Explosive population growth. Aging populations. Inadequate access to quality healthcare in the poorest parts of the world. Medical technologies that aren’t getting the job done.
To tackle these challenges, medical-device makers will have to take a whole new approach to innovation. R&D in this space is no longer just about tweaking existing products to make incremental improvements. It’s about creating breakthrough devices that no one could imagine previously. These devices will reinvent how healthcare is delivered and generate unprecedented new value for patients, providers, and payers alike—including:
lowering healthcare costs
enhancing quality of care
personalizing care for patients
making it easy for healthcare consumers as well as physicians, nurses, and technicians to use the devices available to them
sweetening the odds that devices in development can be handed in for regulatory approval
How will all this happen? Next-generation medical devices will be designed and developed “from the outside in”—with users’ needs and experiences top of mind for R&D teams—not only “from the inside out,” with scientific advancements in product components as the primary focus.
We call it context-driven development. It hinges on R&D approaches called Design Thinking and Design Doing.
And among progressive device makers today, it’s replacing classic waterfall development as the wellspring for innovation.
It’s about creating breakthrough devices that no one could imagine previously
Enter . . . Design Thinking and Design Doing
Design Thinking is a human-centered approach to solving complex, ill-defined problems. Multidisciplinary teams come together to conceive of new products, solutions, and business processes—asking questions like:
Who’ll use this device?
What does each different group of users want from it?
In what respects are different users struggling with devices available now?
How can we ease those pain points?
Then, through Design Doing, a diverse team comprising designers, software developers, and hardware engineers quickly develops functional prototypes. Team members test “thin slices”—simple elements of the device’s functionality that could be valuable and could potentially be released to production, such as a specific device feature—with real users. Then they draw on users’ feedback to prove or disprove the device’s value, and they iterate as needed to bring the most promising solutions to market.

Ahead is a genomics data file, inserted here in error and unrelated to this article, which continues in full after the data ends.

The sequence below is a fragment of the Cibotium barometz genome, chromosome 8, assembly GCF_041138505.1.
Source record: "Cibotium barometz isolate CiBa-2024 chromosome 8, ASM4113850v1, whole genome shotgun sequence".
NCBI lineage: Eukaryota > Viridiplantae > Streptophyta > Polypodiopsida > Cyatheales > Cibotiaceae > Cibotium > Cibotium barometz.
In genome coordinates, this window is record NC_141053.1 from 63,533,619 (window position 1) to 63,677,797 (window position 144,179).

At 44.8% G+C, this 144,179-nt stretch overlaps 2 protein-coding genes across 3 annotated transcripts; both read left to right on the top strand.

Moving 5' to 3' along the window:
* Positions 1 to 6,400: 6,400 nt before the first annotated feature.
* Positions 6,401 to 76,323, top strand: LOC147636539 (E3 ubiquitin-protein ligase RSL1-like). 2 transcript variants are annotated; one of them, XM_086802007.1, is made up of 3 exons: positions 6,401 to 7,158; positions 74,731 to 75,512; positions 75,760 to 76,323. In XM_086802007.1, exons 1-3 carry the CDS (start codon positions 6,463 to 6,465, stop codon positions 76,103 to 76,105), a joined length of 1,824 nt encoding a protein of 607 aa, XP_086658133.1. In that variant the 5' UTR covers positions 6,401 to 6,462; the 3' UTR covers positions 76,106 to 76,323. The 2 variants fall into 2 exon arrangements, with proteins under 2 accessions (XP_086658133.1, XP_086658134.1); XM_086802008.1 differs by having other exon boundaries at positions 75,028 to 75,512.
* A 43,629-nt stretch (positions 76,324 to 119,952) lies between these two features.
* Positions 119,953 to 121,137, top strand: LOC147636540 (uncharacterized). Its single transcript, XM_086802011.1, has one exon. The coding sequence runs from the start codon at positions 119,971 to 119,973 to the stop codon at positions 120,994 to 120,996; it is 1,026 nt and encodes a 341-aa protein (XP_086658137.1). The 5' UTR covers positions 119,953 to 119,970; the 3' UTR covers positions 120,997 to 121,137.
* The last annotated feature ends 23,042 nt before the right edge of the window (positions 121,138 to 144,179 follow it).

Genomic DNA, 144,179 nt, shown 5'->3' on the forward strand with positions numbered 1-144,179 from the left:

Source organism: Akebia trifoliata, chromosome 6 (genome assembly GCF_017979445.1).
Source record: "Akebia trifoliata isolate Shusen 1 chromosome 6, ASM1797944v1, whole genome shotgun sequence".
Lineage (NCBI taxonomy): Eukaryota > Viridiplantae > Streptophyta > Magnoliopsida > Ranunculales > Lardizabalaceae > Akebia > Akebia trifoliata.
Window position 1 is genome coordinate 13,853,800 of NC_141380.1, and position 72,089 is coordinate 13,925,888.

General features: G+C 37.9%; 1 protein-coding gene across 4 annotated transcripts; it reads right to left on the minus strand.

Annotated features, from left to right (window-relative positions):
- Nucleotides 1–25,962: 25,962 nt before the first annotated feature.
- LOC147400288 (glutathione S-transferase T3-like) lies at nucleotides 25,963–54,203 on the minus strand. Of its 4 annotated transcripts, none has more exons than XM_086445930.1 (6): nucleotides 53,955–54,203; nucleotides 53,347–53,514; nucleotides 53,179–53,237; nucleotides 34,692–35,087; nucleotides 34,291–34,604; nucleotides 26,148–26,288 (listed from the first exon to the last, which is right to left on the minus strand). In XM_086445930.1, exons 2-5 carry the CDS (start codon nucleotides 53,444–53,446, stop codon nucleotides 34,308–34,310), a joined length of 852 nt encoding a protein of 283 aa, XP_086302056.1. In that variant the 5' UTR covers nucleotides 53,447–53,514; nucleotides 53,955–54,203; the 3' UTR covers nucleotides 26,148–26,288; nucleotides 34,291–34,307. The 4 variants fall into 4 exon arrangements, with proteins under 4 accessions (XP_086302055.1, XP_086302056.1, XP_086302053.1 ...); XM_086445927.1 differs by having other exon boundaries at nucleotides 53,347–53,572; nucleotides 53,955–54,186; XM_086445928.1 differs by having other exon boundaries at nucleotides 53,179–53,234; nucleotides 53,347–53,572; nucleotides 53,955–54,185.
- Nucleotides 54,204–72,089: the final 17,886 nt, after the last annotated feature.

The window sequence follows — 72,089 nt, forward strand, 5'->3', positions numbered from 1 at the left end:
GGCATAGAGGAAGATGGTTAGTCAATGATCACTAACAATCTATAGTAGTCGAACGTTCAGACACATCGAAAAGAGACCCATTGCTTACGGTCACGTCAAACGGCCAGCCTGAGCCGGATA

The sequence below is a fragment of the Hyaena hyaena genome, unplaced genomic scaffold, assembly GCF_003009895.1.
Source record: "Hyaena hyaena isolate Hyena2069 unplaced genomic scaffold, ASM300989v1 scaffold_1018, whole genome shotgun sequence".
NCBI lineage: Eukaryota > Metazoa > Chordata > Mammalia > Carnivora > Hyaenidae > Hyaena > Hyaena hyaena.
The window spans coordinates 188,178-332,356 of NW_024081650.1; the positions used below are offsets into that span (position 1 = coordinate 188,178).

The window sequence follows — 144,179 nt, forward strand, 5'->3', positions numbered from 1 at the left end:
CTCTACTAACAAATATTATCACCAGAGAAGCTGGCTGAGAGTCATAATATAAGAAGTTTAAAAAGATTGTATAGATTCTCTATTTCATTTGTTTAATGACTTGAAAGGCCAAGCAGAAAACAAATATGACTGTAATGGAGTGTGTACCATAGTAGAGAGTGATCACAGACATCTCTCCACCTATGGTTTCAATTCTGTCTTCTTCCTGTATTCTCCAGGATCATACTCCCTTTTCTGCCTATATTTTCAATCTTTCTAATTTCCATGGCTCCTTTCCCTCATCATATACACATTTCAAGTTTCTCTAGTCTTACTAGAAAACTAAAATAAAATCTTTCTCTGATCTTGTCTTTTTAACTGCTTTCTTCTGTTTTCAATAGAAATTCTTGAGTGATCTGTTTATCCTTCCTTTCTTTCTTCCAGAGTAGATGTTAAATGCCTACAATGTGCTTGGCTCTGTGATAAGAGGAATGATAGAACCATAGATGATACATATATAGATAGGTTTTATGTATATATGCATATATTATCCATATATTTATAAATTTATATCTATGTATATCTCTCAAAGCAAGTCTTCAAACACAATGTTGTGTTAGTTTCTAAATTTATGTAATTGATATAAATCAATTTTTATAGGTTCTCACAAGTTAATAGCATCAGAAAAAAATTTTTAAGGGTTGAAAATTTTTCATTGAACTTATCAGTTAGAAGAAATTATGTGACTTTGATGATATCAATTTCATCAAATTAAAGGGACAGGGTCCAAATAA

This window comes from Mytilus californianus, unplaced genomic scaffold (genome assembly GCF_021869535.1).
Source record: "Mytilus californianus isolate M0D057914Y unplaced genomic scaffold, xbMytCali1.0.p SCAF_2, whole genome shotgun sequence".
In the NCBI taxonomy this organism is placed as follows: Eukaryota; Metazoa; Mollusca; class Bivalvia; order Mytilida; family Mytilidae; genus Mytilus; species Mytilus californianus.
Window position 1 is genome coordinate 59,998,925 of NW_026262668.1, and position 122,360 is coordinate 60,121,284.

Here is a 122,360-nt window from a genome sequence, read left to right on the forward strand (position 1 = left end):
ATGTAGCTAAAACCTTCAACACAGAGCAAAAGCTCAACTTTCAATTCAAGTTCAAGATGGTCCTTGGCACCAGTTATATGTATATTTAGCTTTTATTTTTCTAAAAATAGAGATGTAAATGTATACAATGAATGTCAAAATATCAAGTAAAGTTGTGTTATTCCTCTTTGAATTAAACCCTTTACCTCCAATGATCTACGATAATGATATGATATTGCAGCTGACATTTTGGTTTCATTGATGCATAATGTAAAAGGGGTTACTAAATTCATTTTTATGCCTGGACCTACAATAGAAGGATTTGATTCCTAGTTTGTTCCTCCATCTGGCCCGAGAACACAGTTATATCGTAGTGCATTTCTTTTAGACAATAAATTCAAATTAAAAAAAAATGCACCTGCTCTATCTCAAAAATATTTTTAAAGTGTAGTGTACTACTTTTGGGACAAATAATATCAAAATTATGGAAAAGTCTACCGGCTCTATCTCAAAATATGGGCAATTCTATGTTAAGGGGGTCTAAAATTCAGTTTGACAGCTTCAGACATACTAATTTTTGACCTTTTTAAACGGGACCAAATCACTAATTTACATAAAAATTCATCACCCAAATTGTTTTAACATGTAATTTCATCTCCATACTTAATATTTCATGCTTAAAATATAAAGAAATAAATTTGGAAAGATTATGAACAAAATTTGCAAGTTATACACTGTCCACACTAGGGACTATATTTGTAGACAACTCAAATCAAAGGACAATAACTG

Result? Faster speed to value. And products that score user centricity and a resounding success in the marketplace—by challenging the status quo and, even better, by creating something entirely new.
Ready, set . . . Ideate. Plan. Develop.
To get the most from their traditional plus context-driven innovation efforts, medical-device companies will need to embed Design Thinking and Design Doing in their existing R&D processes. That’s not easy. But some savvy tactics—tailored to the ideating, planning and development phases of innovation—can help.
Bring together experts in “emotional engineering,” “intelligent engineering” and “technology engineering.”
Allocate R&D funds using a venture-capital mindset—funding shorter time periods of a larger portfolio of ideas.
In addition to traditional “milestones,” define “yardstones”—frequent, user-focused reviews of individual “thin slices” of a device in development.
Proving the value: Two cases in point
Accenture has partnered with medical-device makers to help them incorporate Design Thinking and Design Doing into their R&D processes. These projects have led to breakthrough innovations that create new value not just for the companies but also for patients, technicians, and other healthcare stakeholders. A few examples:
A new surgical robotics controller is similar to a video game controller but is inside-engineered to withstand accidental drops, hardware faults and immersion in cleaning fluids to meet medical-device safety requirements.
A streamlined way to operate a CT scanner includes a wireless remote, a tablet, and a gantry-mounted camera to keep patients within the image’s frame and to reduce walking ways for technicians—who can position the console in the same room as the scanner and thus spend more time with patients.
Learn how medical-device makers will have to take a whole new approach to innovation.